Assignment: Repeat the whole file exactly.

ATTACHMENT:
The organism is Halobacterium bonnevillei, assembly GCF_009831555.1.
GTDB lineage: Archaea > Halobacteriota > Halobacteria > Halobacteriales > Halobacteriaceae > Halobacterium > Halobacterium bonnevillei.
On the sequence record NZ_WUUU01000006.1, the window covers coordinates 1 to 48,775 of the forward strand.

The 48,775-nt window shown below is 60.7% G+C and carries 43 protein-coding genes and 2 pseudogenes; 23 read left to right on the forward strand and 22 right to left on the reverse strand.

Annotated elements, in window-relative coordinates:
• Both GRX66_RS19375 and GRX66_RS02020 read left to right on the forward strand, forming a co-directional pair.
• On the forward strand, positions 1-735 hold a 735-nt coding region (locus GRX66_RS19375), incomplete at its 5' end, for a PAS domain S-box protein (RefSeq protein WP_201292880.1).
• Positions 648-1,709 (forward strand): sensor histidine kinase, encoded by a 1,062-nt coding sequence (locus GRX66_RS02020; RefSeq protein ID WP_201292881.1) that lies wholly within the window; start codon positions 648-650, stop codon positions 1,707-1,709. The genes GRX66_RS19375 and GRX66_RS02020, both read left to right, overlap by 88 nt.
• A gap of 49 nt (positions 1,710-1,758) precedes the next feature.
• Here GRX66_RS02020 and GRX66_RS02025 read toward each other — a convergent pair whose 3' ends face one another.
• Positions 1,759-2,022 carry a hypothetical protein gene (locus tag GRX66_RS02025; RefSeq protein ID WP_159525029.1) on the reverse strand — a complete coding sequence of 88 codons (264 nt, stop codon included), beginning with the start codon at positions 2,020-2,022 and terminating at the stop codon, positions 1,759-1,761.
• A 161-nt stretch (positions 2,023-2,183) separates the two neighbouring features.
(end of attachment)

The organism is Halobacterium bonnevillei, assembly GCF_009831555.1.
GTDB lineage: Archaea > Halobacteriota > Halobacteria > Halobacteriales > Halobacteriaceae > Halobacterium > Halobacterium bonnevillei.
On the sequence record NZ_WUUU01000006.1, the window covers coordinates 1 to 48,775 of the forward strand.

The 48,775-nt window shown below is 60.7% G+C and carries 43 protein-coding genes and 2 pseudogenes; 23 read left to right on the forward strand and 22 right to left on the reverse strand.

Annotated elements, in window-relative coordinates:
• Both GRX66_RS19375 and GRX66_RS02020 read left to right on the forward strand, forming a co-directional pair.
• On the forward strand, positions 1-735 hold a 735-nt coding region (locus GRX66_RS19375), incomplete at its 5' end, for a PAS domain S-box protein (RefSeq protein WP_201292880.1).
• Positions 648-1,709 (forward strand): sensor histidine kinase, encoded by a 1,062-nt coding sequence (locus GRX66_RS02020; RefSeq protein ID WP_201292881.1) that lies wholly within the window; start codon positions 648-650, stop codon positions 1,707-1,709. The genes GRX66_RS19375 and GRX66_RS02020, both read left to right, overlap by 88 nt.
• A gap of 49 nt (positions 1,710-1,758) precedes the next feature.
• Here GRX66_RS02020 and GRX66_RS02025 read toward each other — a convergent pair whose 3' ends face one another.
• Positions 1,759-2,022 carry a hypothetical protein gene (locus tag GRX66_RS02025; RefSeq protein ID WP_159525029.1) on the reverse strand — a complete coding sequence of 88 codons (264 nt, stop codon included), beginning with the start codon at positions 2,020-2,022 and terminating at the stop codon, positions 1,759-1,761.
• A 161-nt stretch (positions 2,023-2,183) separates the two neighbouring features.